In Liberalism and Its Discontents, Francis Fukuyama diagnoses the political and psychological malaise caused by capitalism. His analysis makes one thing clear: liberalism is incapable of addressing the social, economic, and ecological crises it faces.
by Samuel McIlhagga
In a CNN interview, after another round of the US government’s sanctions on Russia, the following exchange took place between the show’s host and President Joe Biden’s economic adviser Brian Deese:
CNN: What do you say to those families that say, “Listen, we can’t afford to pay $4.85 a gallon for months if not years, this is just not sustainable”?
Deese: Well, what you heard from the president today was a clear articulation of the stakes. . . . This is about the future of the liberal world order and we have to stand firm.
The events of the past two years, from the start of the global pandemic to the war in Ukraine, and now the global food shortage, are clear signs that liberalism, as a global economic and political system, is in crisis. For now, following the latest bout of ill-health, no plausible challengers have been able to put liberal capitalism out of its misery.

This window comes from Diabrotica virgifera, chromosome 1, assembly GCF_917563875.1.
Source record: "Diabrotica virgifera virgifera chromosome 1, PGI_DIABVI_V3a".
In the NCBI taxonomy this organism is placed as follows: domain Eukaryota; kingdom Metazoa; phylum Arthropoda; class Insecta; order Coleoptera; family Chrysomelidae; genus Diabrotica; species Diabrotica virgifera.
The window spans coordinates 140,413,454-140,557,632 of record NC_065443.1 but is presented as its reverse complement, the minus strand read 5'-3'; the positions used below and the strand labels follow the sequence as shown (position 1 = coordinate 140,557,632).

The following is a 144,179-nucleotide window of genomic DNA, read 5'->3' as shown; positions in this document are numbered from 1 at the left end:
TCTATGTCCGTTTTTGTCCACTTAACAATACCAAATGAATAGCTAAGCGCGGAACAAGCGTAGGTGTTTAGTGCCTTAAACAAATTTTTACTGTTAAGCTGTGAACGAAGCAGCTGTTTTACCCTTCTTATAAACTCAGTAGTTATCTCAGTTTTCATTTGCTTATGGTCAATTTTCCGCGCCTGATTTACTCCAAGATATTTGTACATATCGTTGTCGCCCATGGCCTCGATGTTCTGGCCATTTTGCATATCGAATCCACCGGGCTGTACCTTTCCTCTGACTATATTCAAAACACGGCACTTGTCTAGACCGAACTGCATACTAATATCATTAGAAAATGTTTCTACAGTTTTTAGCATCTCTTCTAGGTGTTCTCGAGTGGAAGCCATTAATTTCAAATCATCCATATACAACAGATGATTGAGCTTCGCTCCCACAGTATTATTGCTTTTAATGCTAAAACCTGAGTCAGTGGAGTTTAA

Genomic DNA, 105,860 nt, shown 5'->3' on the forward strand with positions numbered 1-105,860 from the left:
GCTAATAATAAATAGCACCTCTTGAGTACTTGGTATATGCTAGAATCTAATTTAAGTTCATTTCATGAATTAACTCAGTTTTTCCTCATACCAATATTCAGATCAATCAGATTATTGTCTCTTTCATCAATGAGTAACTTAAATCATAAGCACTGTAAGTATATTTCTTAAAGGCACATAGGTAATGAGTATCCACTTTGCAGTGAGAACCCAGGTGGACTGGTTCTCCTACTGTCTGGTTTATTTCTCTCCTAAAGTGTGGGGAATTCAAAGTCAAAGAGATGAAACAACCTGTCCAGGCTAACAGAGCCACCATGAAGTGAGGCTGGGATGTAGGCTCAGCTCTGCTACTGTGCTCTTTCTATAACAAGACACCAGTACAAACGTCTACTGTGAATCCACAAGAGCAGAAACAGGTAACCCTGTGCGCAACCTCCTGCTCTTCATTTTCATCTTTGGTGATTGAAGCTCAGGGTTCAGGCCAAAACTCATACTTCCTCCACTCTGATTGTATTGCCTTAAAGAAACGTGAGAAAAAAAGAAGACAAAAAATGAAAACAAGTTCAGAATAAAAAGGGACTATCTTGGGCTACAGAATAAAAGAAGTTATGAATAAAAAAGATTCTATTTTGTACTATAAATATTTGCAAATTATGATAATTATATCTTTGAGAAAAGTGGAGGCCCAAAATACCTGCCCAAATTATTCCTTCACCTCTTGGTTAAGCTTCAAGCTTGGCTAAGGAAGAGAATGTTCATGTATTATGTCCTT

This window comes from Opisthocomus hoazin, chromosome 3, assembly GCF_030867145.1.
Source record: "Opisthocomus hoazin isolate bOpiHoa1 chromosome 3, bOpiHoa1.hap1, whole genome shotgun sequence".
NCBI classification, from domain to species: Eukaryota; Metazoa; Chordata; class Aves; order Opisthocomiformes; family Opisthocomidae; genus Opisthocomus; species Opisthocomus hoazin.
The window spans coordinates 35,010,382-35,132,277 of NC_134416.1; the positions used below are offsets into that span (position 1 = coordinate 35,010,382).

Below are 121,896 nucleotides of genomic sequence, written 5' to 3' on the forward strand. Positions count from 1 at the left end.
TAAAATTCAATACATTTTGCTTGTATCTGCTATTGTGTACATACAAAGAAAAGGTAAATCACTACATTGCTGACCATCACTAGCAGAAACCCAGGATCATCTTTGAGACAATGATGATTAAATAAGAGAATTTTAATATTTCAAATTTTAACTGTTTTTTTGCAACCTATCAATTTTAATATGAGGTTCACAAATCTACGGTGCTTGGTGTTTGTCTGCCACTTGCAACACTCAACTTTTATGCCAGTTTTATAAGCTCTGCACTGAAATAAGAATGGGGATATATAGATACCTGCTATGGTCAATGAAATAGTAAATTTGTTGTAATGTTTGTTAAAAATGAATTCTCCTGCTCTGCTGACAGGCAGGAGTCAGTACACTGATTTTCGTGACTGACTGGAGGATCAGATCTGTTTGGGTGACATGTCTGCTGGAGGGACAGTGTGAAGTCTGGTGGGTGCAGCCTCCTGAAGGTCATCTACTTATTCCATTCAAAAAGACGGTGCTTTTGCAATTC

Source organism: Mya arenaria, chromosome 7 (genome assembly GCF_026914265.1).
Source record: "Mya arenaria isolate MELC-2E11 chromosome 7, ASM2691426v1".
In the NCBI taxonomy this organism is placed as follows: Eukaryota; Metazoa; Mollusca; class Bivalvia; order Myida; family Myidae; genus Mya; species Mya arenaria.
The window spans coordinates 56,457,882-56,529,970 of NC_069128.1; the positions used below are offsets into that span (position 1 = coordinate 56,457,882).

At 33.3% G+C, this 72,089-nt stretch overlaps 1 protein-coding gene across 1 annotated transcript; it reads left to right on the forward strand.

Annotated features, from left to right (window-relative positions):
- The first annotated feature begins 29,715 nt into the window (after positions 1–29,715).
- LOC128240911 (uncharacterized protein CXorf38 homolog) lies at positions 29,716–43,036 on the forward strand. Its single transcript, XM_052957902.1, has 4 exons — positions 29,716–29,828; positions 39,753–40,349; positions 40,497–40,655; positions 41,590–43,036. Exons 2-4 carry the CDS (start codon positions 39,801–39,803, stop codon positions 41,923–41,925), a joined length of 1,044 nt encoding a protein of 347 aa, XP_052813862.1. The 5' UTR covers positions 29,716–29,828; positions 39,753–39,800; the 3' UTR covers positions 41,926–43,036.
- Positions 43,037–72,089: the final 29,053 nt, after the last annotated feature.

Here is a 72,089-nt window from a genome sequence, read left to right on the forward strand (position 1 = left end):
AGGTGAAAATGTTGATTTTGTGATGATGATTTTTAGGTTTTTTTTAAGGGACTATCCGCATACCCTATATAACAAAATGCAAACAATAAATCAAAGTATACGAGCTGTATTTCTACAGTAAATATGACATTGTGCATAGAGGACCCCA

No one has done more to support the idea of liberalism’s resilience and universality than Francis Fukuyama.
Fukuyama gained a level of international fame in the 1990s as a policy planner at the State Department when he wrote, first, in 1989, a journal article for The National Interest titled “The End of History?” and then, in 1992, an extended treatise, The End of History and the Last Man. His most recent offering, Liberalism and Its Discontents, released in May of this year, reprises the themes of his previous works.